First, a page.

It can be a little tiresome watching gorgeous, muscular, dazzling actors playing mundane, quirky, bullied, put-upon characters. It often doesn’t make sense to see a performer who could be a model or a Greek statue playing a janitor or desk clerk or an oppressed computer nerd. Certainly, it can be done and indeed it should be done, as great acting has no boundaries and no limits. But there are times when you just need a great craftsman, a humble character actor to achieve verisimilitude and authenticity in the unostentatious, everyman roles in the cinematic realms. 

With that in mind, here is a list of sometimes under-appreciated, and oftentimes under-the-radar actors working in Hollywood today.

Scoot McNairy

Early in his career, Scoot McNairy wasn’t landing the roles that really interested him, so he took the bull by the horns and produced his own independent film In Search of a Midnight Kiss. Scoot starred in the no-budget production, and after winning a host of indie awards, the young actor’s career took off. He went on to star in and produce the independent sci-fi/horror film Monsters, which he also starred in, and the sequel  Monsters 2 wasn’t very far behind. Since then, Scoot has taken on a laudable array of projects and characters, and he’s distinguished himself as the go-to guy when you need a real actor. McNairy’s portrayal of a meek man turned heroic figure in the 2012 film Argo arguably put him on the map, but old Scoot’s rendition of Boston lowlife Frankie in Andrew Dominik’s Killing Them Softly is simply classic. Here is McNairy dressed in brown playing a convincing but deceitful character in 12 Years a Slave. 

Pablo Schreiber

Even though Pablo Schreiber is a bonafide hottie, he manages to play psychos, weirdos, average jerks, and no-account criminals with astonishing presence. Just watch him as the utterly vile prison guard George “pornstache” Mendez in Orange is the New Black and you’ll understand the meaning of commitment. The character is entirely hilarious and decidedly frightening all at the same time, and the way he pulls off a 70’s mustache is the stuff of legend. And if you haven’t caught Schreiber as the criminal mastermind Ray Merrimen in Christian Gudegast’s Den of Thieves, you are missing out. Other notable roles include 13 Hours as the heroic Kris “Tanto” Paronto, local drug lord Wyatt Rivers in the indie crime drama Thumper, and the character Dude in the 2017 comedy Big Bear.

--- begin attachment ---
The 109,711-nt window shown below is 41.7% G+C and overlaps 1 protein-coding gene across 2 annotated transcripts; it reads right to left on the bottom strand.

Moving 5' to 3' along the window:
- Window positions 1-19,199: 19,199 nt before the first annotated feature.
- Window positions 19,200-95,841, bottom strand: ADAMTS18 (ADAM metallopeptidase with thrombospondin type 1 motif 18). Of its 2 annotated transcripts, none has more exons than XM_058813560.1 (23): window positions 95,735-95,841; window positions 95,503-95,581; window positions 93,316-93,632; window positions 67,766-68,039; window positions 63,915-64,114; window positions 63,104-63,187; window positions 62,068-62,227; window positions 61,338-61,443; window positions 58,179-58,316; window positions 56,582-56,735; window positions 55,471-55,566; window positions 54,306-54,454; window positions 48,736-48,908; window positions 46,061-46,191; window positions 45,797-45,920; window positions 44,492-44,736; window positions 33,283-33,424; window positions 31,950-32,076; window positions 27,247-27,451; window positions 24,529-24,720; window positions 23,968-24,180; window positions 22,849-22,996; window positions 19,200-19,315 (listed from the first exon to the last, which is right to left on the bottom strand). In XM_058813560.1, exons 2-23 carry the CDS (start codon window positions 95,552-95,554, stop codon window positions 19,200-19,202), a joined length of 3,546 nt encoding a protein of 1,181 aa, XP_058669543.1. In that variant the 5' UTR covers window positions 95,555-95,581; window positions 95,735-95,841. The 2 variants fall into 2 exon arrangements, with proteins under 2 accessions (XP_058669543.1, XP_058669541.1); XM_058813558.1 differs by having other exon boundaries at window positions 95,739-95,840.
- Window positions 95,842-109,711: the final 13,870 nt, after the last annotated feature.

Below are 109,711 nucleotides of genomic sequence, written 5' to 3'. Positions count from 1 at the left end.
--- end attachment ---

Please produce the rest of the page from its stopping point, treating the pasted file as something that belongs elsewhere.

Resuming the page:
Anthony Mackie

Anthony Mackie is equally adept at acting in just about any and every genre of film known to man and womankind. Superhero movies, action shoot-ups, social and historical dramas, comedies, indies—it just doesn’t matter. The man can act! Whether he’s playing Falcon in the Avengers franchise, or the tortured author Tommy Carter in the horror thriller Repentance, or the lovable loser and avowed muscle head Adrian Doorbal in Pain and Gain, or the emotional warrior Sergeant JT Sanborn in 2008’s The Hurt Locker, the versatile and accomplished actor just seems to disappear into his characters. And be sure to check Anthony out in the gut-wrenching drama Shelter with Jennifer Connely; it’ll break your heart.

John Hawkes

John Hawkes has been acting since 1984, and he’s still going strong. Although he’s been doing it for so long, Hawkes nevertheless procured his first major starring role in HBO’s Deadwood at 45 years of age. The Minnesota native cut his teeth on episodic TV and low-budget horror only to become an indie darling well into middle age. Since then, John’s been tearing up the independent film world with searing performances in films like Identity, Winter’s Bone, Martha Marcy May Marlene, and Wristcutters: A Love Story. Hawkes is particularly convincing as a world-weary loner hellbent on doing the right thing in films like the stylish modern noir masterpiece Too Late and the inimitable indie crime thriller Small Town Crime. Other Hawkes film roles worth checking out are Mike “Bugsy” Moran in The Perfect Storm, Frances McDormand’s ex-husband Charlie in Three Billboards Outside Ebbing, Missouri, the partially paralyzed romantic Mark O’Brien in The Sessions, and the long-suffering brother of the one and only Kenny Powers in HBO’s Eastbound and Down.

Character actors serve to ground any given production; they give us a sense of plausibility and color where there is oftentimes just glitz and glamour. If we’re simply left with the allure and pizzaz of comely Hollywood, we’ll miss a whole lotta personality, imagination, spirit, and unorthodox expression. And wouldn’t that be a shame?

So, any character actors or overlooked performers you love? Please share!

And stay tuned, as next week we’ll cover some of our favorite female character actors.

 

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